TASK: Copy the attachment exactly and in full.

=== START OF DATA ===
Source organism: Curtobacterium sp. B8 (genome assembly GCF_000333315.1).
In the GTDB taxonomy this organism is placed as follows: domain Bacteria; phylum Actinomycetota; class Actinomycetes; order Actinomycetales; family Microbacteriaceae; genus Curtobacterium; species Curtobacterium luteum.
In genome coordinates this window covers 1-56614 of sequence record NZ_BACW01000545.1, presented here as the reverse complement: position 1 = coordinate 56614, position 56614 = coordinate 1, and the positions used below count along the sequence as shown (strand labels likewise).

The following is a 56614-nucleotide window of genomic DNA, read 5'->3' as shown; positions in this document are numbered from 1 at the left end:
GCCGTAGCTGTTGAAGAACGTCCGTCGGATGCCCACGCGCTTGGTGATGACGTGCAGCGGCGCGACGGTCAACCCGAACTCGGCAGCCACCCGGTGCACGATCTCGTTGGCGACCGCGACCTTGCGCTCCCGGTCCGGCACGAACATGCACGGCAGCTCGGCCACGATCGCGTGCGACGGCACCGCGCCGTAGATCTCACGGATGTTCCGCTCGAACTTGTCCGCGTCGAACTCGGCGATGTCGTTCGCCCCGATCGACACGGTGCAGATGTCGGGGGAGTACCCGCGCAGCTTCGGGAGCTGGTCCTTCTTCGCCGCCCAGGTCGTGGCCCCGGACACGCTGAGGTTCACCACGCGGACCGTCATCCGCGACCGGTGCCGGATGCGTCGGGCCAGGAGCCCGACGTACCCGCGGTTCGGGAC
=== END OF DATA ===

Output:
Source organism: Curtobacterium sp. B8 (genome assembly GCF_000333315.1).
In the GTDB taxonomy this organism is placed as follows: domain Bacteria; phylum Actinomycetota; class Actinomycetes; order Actinomycetales; family Microbacteriaceae; genus Curtobacterium; species Curtobacterium luteum.
In genome coordinates this window covers 1-56614 of sequence record NZ_BACW01000545.1, presented here as the reverse complement: position 1 = coordinate 56614, position 56614 = coordinate 1, and the positions used below count along the sequence as shown (strand labels likewise).

The following is a 56614-nucleotide window of genomic DNA, read 5'->3' as shown; positions in this document are numbered from 1 at the left end:
GCCGTAGCTGTTGAAGAACGTCCGTCGGATGCCCACGCGCTTGGTGATGACGTGCAGCGGCGCGACGGTCAACCCGAACTCGGCAGCCACCCGGTGCACGATCTCGTTGGCGACCGCGACCTTGCGCTCCCGGTCCGGCACGAACATGCACGGCAGCTCGGCCACGATCGCGTGCGACGGCACCGCGCCGTAGATCTCACGGATGTTCCGCTCGAACTTGTCCGCGTCGAACTCGGCGATGTCGTTCGCCCCGATCGACACGGTGCAGATGTCGGGGGAGTACCCGCGCAGCTTCGGGAGCTGGTCCTTCTTCGCCGCCCAGGTCGTGGCCCCGGACACGCTGAGGTTCACCACGCGGACCGTCATCCGCGACCGGTGCCGGATGCGTCGGGCCAGGAGCCCGACGTACCCGCGGTTCGGGAC